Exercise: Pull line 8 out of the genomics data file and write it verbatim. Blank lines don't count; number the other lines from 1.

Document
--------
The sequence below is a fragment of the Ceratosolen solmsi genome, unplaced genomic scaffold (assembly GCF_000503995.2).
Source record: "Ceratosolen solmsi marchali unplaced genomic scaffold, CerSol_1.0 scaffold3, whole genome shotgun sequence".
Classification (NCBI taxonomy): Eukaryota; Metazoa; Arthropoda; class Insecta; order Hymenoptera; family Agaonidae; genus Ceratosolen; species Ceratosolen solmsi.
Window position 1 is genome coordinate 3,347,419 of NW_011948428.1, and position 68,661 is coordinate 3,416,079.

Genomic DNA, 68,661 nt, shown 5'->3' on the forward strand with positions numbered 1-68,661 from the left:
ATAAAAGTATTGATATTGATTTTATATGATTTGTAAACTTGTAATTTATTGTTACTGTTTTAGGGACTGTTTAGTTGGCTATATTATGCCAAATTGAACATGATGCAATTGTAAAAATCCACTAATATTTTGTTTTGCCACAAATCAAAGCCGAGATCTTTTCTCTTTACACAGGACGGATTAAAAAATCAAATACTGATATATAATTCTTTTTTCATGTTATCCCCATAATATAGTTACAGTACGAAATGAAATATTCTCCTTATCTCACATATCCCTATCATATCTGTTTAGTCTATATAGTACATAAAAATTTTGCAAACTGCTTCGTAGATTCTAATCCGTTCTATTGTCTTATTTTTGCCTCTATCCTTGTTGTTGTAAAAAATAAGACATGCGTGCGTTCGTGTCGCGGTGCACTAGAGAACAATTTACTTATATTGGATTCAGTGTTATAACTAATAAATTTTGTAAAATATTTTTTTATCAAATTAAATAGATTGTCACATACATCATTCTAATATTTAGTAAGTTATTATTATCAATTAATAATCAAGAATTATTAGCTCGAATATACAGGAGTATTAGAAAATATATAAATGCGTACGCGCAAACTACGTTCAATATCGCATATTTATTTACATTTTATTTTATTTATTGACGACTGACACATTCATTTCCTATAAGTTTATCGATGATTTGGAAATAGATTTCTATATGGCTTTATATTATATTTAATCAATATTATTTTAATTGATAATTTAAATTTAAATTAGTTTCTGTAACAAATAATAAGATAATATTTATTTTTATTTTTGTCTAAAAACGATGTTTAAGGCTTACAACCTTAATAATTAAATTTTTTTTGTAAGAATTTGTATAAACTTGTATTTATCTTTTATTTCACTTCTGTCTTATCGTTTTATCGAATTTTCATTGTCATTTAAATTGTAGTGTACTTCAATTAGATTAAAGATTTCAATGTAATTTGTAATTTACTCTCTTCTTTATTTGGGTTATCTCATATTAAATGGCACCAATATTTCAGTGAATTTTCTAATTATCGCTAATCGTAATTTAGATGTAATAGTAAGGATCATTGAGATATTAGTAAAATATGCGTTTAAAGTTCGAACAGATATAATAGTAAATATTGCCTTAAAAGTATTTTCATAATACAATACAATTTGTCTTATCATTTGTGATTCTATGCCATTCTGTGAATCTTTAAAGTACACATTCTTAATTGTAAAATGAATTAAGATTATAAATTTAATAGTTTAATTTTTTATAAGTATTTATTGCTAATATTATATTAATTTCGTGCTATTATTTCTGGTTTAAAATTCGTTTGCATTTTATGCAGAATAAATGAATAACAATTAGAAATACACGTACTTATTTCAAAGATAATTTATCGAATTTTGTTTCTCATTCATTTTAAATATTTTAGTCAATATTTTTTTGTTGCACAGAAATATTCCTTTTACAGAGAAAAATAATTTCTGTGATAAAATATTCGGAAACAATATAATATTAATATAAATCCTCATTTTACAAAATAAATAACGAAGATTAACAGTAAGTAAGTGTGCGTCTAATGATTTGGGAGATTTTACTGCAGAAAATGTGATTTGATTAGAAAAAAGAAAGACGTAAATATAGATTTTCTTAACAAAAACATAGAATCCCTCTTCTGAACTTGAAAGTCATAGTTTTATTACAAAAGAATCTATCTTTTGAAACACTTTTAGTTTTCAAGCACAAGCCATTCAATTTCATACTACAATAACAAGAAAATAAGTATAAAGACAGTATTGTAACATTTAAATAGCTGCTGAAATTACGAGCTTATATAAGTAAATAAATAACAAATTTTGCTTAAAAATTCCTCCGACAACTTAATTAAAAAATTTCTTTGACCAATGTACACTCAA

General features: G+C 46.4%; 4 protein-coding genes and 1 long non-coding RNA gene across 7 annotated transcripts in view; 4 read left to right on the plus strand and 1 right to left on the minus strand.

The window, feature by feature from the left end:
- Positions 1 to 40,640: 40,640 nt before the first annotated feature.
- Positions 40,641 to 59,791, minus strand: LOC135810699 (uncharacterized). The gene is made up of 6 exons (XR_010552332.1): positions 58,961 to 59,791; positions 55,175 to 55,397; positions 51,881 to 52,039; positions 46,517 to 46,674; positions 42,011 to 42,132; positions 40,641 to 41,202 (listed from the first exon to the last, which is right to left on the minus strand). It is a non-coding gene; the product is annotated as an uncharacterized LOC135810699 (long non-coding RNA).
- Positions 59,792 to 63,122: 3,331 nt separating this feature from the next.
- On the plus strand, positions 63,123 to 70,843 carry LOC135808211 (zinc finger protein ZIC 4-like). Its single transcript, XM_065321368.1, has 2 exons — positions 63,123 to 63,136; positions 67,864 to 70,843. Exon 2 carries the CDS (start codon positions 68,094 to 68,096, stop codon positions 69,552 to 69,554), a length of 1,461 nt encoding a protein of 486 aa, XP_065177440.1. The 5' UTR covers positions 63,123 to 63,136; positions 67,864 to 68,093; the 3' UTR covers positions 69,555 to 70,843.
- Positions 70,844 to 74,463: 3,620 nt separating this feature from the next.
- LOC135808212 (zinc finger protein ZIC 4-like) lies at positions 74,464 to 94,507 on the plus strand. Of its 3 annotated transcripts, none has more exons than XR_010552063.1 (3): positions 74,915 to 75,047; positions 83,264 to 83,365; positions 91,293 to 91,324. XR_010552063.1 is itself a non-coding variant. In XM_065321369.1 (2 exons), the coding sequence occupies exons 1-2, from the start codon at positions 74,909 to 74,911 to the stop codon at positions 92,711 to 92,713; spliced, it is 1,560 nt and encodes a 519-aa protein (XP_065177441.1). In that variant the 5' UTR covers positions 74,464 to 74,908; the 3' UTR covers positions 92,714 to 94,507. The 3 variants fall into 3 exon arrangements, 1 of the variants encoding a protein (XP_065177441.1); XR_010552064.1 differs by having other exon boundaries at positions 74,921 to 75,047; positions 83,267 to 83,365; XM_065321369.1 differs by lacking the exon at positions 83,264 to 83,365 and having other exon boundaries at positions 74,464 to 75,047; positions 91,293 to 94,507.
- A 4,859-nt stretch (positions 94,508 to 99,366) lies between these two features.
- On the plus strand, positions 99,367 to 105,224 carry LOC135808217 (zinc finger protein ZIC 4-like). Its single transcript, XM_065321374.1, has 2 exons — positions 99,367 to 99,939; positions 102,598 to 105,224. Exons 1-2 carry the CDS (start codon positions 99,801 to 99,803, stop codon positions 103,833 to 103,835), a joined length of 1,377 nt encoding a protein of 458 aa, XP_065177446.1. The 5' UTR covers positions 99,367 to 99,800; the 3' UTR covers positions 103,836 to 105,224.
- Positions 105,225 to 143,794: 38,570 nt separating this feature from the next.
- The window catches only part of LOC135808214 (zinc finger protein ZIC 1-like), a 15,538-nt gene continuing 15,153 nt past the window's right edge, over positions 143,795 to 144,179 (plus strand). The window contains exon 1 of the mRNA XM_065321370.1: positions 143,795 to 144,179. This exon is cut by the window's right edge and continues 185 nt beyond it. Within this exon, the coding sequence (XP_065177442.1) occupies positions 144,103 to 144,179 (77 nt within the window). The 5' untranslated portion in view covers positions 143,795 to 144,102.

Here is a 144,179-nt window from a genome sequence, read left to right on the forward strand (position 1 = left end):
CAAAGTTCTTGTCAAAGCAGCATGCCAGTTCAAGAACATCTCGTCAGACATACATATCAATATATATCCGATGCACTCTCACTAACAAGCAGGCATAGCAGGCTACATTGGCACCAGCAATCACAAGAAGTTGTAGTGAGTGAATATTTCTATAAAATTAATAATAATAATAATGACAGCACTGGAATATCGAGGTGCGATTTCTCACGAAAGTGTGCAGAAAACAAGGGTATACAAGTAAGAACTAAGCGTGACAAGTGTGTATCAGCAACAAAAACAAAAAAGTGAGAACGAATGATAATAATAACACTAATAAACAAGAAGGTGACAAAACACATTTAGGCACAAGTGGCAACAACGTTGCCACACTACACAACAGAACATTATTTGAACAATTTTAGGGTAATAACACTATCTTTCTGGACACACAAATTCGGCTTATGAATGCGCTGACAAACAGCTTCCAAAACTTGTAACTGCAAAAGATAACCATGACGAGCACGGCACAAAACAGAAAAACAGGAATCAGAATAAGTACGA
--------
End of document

The window, feature by feature from the left end: